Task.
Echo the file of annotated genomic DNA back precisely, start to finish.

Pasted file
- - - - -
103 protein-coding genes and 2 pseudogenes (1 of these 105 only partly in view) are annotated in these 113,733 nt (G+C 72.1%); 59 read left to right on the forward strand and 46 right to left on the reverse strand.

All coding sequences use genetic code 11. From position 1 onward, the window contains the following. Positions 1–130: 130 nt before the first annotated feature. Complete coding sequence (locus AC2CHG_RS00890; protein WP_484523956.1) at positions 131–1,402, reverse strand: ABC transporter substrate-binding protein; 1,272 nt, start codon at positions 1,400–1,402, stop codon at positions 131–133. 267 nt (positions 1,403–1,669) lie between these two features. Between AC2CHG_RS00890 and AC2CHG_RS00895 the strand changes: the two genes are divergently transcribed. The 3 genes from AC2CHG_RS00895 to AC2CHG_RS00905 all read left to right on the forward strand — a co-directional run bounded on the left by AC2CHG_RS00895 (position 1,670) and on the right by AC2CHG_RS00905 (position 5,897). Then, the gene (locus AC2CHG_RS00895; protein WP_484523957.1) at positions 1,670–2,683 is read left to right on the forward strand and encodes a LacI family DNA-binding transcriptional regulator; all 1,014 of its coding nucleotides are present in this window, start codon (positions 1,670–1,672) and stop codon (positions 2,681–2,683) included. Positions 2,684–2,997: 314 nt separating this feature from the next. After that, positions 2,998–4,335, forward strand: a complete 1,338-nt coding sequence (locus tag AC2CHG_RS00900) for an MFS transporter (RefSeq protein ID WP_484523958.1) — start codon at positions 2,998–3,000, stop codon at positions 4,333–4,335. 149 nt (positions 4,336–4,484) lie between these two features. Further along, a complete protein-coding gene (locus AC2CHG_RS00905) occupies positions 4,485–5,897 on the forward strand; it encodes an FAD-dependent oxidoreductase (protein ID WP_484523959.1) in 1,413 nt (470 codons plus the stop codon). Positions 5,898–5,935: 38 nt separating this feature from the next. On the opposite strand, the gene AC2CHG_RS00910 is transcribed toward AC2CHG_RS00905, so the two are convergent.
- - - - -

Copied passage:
103 protein-coding genes and 2 pseudogenes (1 of these 105 only partly in view) are annotated in these 113,733 nt (G+C 72.1%); 59 read left to right on the forward strand and 46 right to left on the reverse strand.

All coding sequences use genetic code 11. From position 1 onward, the window contains the following. Positions 1–130: 130 nt before the first annotated feature. Complete coding sequence (locus AC2CHG_RS00890; protein WP_484523956.1) at positions 131–1,402, reverse strand: ABC transporter substrate-binding protein; 1,272 nt, start codon at positions 1,400–1,402, stop codon at positions 131–133. 267 nt (positions 1,403–1,669) lie between these two features. Between AC2CHG_RS00890 and AC2CHG_RS00895 the strand changes: the two genes are divergently transcribed. The 3 genes from AC2CHG_RS00895 to AC2CHG_RS00905 all read left to right on the forward strand — a co-directional run bounded on the left by AC2CHG_RS00895 (position 1,670) and on the right by AC2CHG_RS00905 (position 5,897). Then, the gene (locus AC2CHG_RS00895; protein WP_484523957.1) at positions 1,670–2,683 is read left to right on the forward strand and encodes a LacI family DNA-binding transcriptional regulator; all 1,014 of its coding nucleotides are present in this window, start codon (positions 1,670–1,672) and stop codon (positions 2,681–2,683) included. Positions 2,684–2,997: 314 nt separating this feature from the next. After that, positions 2,998–4,335, forward strand: a complete 1,338-nt coding sequence (locus tag AC2CHG_RS00900) for an MFS transporter (RefSeq protein ID WP_484523958.1) — start codon at positions 2,998–3,000, stop codon at positions 4,333–4,335. 149 nt (positions 4,336–4,484) lie between these two features. Further along, a complete protein-coding gene (locus AC2CHG_RS00905) occupies positions 4,485–5,897 on the forward strand; it encodes an FAD-dependent oxidoreductase (protein ID WP_484523959.1) in 1,413 nt (470 codons plus the stop codon). Positions 5,898–5,935: 38 nt separating this feature from the next. On the opposite strand, the gene AC2CHG_RS00910 is transcribed toward AC2CHG_RS00905, so the two are convergent.